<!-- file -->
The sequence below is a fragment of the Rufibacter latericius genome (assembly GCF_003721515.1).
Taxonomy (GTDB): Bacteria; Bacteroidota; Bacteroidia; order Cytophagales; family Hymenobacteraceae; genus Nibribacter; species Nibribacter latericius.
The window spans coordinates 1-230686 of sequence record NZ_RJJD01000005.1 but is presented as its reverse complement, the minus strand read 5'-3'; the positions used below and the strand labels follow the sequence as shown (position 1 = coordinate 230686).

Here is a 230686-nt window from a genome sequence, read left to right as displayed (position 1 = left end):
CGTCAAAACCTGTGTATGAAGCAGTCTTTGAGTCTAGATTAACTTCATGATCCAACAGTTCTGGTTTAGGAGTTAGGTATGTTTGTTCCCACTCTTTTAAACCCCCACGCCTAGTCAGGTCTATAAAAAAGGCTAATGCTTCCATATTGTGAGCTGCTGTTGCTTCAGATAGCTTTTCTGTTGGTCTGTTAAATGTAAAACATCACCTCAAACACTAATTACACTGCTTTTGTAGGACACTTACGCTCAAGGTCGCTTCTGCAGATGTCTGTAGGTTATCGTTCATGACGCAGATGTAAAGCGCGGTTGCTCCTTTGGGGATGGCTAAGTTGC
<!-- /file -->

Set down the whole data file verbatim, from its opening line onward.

The sequence below is a fragment of the Rufibacter latericius genome (assembly GCF_003721515.1).
Taxonomy (GTDB): Bacteria; Bacteroidota; Bacteroidia; order Cytophagales; family Hymenobacteraceae; genus Nibribacter; species Nibribacter latericius.
The window spans coordinates 1-230686 of sequence record NZ_RJJD01000005.1 but is presented as its reverse complement, the minus strand read 5'-3'; the positions used below and the strand labels follow the sequence as shown (position 1 = coordinate 230686).

Here is a 230686-nt window from a genome sequence, read left to right as displayed (position 1 = left end):
CGTCAAAACCTGTGTATGAAGCAGTCTTTGAGTCTAGATTAACTTCATGATCCAACAGTTCTGGTTTAGGAGTTAGGTATGTTTGTTCCCACTCTTTTAAACCCCCACGCCTAGTCAGGTCTATAAAAAAGGCTAATGCTTCCATATTGTGAGCTGCTGTTGCTTCAGATAGCTTTTCTGTTGGTCTGTTAAATGTAAAACATCACCTCAAACACTAATTACACTGCTTTTGTAGGACACTTACGCTCAAGGTCGCTTCTGCAGATGTCTGTAGGTTATCGTTCATGACGCAGATGTAAAGCGCGGTTGCTCCTTTGGGGATGGCTAAGTTGC